This is the second installment in a three-part series correcting the NYT propaganda that seeks to transmute the SEC's refusal to hold any of Lehman's looters accountable for their myriad frauds. For the purposes of this article I assume that the reporters have accurately represented the SEC officials' positions. I discuss the journalists' analytical flaws.
Tuesday, September 10, 2013(1 comments)
Not with a Bang but a Whimper -- the SEC Enforcement Team's Propaganda Campaign
The New York Times has one of those "inside" stories that unintentionally demonstrate the collapse of justice and financial reporting.
The entire piece is one extended leak by the SEC's enforcement leadership which has been severely criticized for its failure to recover the fraudulent profits that elite Wall Street bankers obtained by running the control frauds.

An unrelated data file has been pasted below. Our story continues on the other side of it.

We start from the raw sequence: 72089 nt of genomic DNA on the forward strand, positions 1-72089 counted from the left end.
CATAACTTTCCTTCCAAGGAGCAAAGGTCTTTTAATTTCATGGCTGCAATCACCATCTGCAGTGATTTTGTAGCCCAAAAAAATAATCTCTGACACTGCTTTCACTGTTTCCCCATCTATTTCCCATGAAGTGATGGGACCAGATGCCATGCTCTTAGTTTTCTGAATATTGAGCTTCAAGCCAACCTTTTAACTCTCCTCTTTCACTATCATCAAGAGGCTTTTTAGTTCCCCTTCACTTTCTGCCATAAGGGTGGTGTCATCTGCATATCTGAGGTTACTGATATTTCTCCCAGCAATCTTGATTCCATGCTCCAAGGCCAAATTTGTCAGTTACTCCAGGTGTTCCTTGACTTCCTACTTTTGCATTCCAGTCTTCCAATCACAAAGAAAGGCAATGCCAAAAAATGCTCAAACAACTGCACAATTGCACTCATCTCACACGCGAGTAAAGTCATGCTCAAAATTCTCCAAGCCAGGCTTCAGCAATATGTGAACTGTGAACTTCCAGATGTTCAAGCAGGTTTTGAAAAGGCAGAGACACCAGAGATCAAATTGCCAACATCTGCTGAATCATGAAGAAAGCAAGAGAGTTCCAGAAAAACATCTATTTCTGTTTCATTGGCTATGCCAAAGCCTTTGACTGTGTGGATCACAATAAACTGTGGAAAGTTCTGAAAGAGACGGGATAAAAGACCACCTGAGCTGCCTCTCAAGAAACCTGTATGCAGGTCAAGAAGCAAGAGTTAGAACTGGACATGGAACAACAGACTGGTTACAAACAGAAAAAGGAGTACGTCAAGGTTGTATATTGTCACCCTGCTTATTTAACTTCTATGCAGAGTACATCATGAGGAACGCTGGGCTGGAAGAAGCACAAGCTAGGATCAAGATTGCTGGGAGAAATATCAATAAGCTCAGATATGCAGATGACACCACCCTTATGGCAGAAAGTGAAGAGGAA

Monday, September 9, 2013(2 comments)
Creating Effective Regulation is the Imperative Issue at the Federal Reserve
The only positive aspect of the public contest to pick a successor for Ben Bernanke that the White House has inexplicably sparked is that economists are acknowledging that the next head of the Fed must act to create (not "restore") effective regulation by the agency. It is long past time to have a serious discussion about the collapse of regulation by the Fed.